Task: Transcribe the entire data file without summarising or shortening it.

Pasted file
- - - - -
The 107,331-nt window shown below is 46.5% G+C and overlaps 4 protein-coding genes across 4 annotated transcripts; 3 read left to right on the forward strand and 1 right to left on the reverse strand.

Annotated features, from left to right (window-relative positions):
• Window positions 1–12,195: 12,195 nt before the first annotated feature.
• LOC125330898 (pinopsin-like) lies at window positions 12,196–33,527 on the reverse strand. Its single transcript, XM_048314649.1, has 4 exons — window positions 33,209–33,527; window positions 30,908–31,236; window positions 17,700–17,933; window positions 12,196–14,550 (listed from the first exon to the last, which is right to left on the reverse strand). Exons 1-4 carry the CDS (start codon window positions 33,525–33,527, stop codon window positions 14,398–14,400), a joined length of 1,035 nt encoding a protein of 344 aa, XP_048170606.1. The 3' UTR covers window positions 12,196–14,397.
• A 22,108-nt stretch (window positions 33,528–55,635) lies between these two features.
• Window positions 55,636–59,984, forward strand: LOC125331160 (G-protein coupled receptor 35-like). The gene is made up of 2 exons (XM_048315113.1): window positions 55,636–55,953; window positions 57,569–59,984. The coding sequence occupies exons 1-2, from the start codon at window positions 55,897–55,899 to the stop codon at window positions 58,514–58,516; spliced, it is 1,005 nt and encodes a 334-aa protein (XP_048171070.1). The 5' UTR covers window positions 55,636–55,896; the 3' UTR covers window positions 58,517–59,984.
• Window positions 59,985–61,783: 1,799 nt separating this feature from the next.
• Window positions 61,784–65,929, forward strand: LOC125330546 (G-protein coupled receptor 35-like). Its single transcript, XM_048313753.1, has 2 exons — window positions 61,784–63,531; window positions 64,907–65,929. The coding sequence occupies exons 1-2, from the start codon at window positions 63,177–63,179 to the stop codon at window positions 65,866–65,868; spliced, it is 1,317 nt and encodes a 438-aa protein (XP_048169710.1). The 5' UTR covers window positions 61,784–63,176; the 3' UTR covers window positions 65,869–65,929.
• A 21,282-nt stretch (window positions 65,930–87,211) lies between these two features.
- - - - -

The 107,331-nt window shown below is 46.5% G+C and overlaps 4 protein-coding genes across 4 annotated transcripts; 3 read left to right on the forward strand and 1 right to left on the reverse strand.

Annotated features, from left to right (window-relative positions):
• Window positions 1–12,195: 12,195 nt before the first annotated feature.
• LOC125330898 (pinopsin-like) lies at window positions 12,196–33,527 on the reverse strand. Its single transcript, XM_048314649.1, has 4 exons — window positions 33,209–33,527; window positions 30,908–31,236; window positions 17,700–17,933; window positions 12,196–14,550 (listed from the first exon to the last, which is right to left on the reverse strand). Exons 1-4 carry the CDS (start codon window positions 33,525–33,527, stop codon window positions 14,398–14,400), a joined length of 1,035 nt encoding a protein of 344 aa, XP_048170606.1. The 3' UTR covers window positions 12,196–14,397.
• A 22,108-nt stretch (window positions 33,528–55,635) lies between these two features.
• Window positions 55,636–59,984, forward strand: LOC125331160 (G-protein coupled receptor 35-like). The gene is made up of 2 exons (XM_048315113.1): window positions 55,636–55,953; window positions 57,569–59,984. The coding sequence occupies exons 1-2, from the start codon at window positions 55,897–55,899 to the stop codon at window positions 58,514–58,516; spliced, it is 1,005 nt and encodes a 334-aa protein (XP_048171070.1). The 5' UTR covers window positions 55,636–55,896; the 3' UTR covers window positions 58,517–59,984.
• Window positions 59,985–61,783: 1,799 nt separating this feature from the next.
• Window positions 61,784–65,929, forward strand: LOC125330546 (G-protein coupled receptor 35-like). Its single transcript, XM_048313753.1, has 2 exons — window positions 61,784–63,531; window positions 64,907–65,929. The coding sequence occupies exons 1-2, from the start codon at window positions 63,177–63,179 to the stop codon at window positions 65,866–65,868; spliced, it is 1,317 nt and encodes a 438-aa protein (XP_048169710.1). The 5' UTR covers window positions 61,784–63,176; the 3' UTR covers window positions 65,869–65,929.
• A 21,282-nt stretch (window positions 65,930–87,211) lies between these two features.